Organisations considering hybrid cloud are at risk of underestimating the challenges a hybrid approach can create, since not all hybrid approaches are the same.
Hybrid cloud has become something of a catch-all term and it sounds deceptively simple. Teradata research has indicated that the vast majority of businesses intend to deploy a hybrid cloud architecture. This is a good thing, in our view. However, organisations should be mindful that setting up a hybrid infrastructure can be a challenging and complex undertaking, not to mention the number of forms hybrid cloud can take, depending on the technology mix.
A hybrid cloud solution is a mix of at least two technologies (public, private, on-premise or managed) that are designed to work in unison.
The critical element is that the two or more components can talk to each other, otherwise, it is not a hybrid solution but a siloed one. Without that fundamental connection between the components, having a hybrid infrastructure is pointless.
From our research, a fully-functioning hybrid solution should enable an organisation to:
- rapidly add capacity or shift on-premise workloads to the cloud
- become more creative in their use of analytics through the establishment of cloud data labs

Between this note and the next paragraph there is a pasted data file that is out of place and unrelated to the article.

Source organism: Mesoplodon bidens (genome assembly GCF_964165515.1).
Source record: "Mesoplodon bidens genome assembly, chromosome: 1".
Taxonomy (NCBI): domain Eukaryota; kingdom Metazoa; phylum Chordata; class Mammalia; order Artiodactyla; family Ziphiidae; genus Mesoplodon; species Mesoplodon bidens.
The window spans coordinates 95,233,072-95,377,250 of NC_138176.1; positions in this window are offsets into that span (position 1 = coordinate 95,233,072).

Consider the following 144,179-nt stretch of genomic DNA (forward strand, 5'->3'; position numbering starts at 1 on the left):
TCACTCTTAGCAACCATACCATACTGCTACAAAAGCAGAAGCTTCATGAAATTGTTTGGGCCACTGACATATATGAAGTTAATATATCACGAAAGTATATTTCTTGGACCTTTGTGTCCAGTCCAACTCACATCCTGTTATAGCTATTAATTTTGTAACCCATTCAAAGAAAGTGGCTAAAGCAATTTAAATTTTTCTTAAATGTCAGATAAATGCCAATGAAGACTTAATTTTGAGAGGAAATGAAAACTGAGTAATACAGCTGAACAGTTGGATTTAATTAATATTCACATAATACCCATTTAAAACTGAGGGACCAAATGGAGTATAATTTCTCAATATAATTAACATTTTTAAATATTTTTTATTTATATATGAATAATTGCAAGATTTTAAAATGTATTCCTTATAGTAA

- have cloud-based disaster recovery that keeps data-driven operations online through the automation of failover
- share data between disparate applications or third parties by providing access to data warehouse resourcess
For all of this to occur, organisations must be able to connect users dynamically and synchronise data and objects throughout the hybrid environment. The problem the industry currently faces is that most solutions run a combination of on-premise and cloud but they are not sufficiently integrated to support a hybrid approach where the whole is greater than the sum of its parts.
For example, if an organisation has one department using a technology in the cloud but has another department using it on-premise, then it doesn’t have a hybrid solution and, as such, is not realising the benefits of a hybrid cloud infrastructure.
With organisations increasingly reliant on data analytics to give their business a competitive edge, it is essential to be able to deploy analytics across all of the data in the business in order to get a complete picture of what is happening and what actions, if any, need to be taken.
Organisations are after a hybrid cloud solution to deliver this functionality but they need to gain a solid understanding of the different hybrid cloud models that are available to them in order to ascertain their value and identify the solution that will most suit their aims and maximise their opportunities.
Alec Gardner, General Manager – Advanced Analytics ANZ, Teradata